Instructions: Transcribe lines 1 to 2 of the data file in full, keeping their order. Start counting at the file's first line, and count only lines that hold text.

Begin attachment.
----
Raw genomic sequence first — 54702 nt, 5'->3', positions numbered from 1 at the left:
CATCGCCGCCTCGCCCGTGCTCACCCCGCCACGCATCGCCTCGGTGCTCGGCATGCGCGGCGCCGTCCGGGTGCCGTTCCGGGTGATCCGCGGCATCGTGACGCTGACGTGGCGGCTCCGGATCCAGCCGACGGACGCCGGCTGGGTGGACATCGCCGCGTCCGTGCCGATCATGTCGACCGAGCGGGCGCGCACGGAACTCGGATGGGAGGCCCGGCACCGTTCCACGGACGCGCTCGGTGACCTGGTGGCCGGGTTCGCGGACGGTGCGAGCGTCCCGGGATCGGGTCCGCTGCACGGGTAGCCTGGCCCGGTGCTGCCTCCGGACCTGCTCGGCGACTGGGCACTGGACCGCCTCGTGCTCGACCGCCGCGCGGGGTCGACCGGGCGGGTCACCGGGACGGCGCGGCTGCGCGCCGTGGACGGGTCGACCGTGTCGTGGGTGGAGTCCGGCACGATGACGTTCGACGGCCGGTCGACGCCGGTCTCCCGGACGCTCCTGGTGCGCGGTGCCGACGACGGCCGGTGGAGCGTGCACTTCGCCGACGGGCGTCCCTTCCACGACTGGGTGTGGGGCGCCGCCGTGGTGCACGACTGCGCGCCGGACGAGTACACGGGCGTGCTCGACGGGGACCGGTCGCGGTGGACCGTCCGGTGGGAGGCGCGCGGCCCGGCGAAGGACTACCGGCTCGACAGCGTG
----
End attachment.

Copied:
Raw genomic sequence first — 54702 nt, 5'->3', positions numbered from 1 at the left:
CATCGCCGCCTCGCCCGTGCTCACCCCGCCACGCATCGCCTCGGTGCTCGGCATGCGCGGCGCCGTCCGGGTGCCGTTCCGGGTGATCCGCGGCATCGTGACGCTGACGTGGCGGCTCCGGATCCAGCCGACGGACGCCGGCTGGGTGGACATCGCCGCGTCCGTGCCGATCATGTCGACCGAGCGGGCGCGCACGGAACTCGGATGGGAGGCCCGGCACCGTTCCACGGACGCGCTCGGTGACCTGGTGGCCGGGTTCGCGGACGGTGCGAGCGTCCCGGGATCGGGTCCGCTGCACGGGTAGCCTGGCCCGGTGCTGCCTCCGGACCTGCTCGGCGACTGGGCACTGGACCGCCTCGTGCTCGACCGCCGCGCGGGGTCGACCGGGCGGGTCACCGGGACGGCGCGGCTGCGCGCCGTGGACGGGTCGACCGTGTCGTGGGTGGAGTCCGGCACGATGACGTTCGACGGCCGGTCGACGCCGGTCTCCCGGACGCTCCTGGTGCGCGGTGCCGACGACGGCCGGTGGAGCGTGCACTTCGCCGACGGGCGTCCCTTCCACGACTGGGTGTGGGGCGCCGCCGTGGTGCACGACTGCGCGCCGGACGAGTACACGGGCGTGCTCGACGGGGACCGGTCGCGGTGGACCGTCCGGTGGGAGGCGCGCGGCCCGGCGAAGGACTACCGGCTCGACAGCGTG